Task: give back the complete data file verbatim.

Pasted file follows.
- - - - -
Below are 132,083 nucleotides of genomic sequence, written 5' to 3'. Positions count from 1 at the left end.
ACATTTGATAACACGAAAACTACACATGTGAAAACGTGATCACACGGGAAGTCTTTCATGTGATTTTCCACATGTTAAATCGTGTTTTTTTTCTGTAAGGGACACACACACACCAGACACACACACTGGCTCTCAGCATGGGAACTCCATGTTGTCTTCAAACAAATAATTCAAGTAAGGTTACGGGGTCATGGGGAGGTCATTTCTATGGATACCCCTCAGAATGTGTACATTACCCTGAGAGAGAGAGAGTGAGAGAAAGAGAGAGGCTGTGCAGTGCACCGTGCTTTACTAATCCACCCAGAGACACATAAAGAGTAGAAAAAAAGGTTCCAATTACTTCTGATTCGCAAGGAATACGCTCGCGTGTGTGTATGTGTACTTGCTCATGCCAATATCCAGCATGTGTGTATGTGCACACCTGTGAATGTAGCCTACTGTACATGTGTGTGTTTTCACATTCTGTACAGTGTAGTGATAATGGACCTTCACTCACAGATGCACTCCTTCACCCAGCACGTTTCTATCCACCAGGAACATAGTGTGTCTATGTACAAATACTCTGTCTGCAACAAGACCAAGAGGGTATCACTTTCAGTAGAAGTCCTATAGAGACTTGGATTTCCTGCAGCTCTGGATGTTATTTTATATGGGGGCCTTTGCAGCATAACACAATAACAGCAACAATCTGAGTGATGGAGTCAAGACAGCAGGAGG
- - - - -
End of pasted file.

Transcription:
Below are 132,083 nucleotides of genomic sequence, written 5' to 3'. Positions count from 1 at the left end.
ACATTTGATAACACGAAAACTACACATGTGAAAACGTGATCACACGGGAAGTCTTTCATGTGATTTTCCACATGTTAAATCGTGTTTTTTTTCTGTAAGGGACACACACACACCAGACACACACACTGGCTCTCAGCATGGGAACTCCATGTTGTCTTCAAACAAATAATTCAAGTAAGGTTACGGGGTCATGGGGAGGTCATTTCTATGGATACCCCTCAGAATGTGTACATTACCCTGAGAGAGAGAGAGTGAGAGAAAGAGAGAGGCTGTGCAGTGCACCGTGCTTTACTAATCCACCCAGAGACACATAAAGAGTAGAAAAAAAGGTTCCAATTACTTCTGATTCGCAAGGAATACGCTCGCGTGTGTGTATGTGTACTTGCTCATGCCAATATCCAGCATGTGTGTATGTGCACACCTGTGAATGTAGCCTACTGTACATGTGTGTGTTTTCACATTCTGTACAGTGTAGTGATAATGGACCTTCACTCACAGATGCACTCCTTCACCCAGCACGTTTCTATCCACCAGGAACATAGTGTGTCTATGTACAAATACTCTGTCTGCAACAAGACCAAGAGGGTATCACTTTCAGTAGAAGTCCTATAGAGACTTGGATTTCCTGCAGCTCTGGATGTTATTTTATATGGGGGCCTTTGCAGCATAACACAATAACAGCAACAATCTGAGTGATGGAGTCAAGACAGCAGGAGG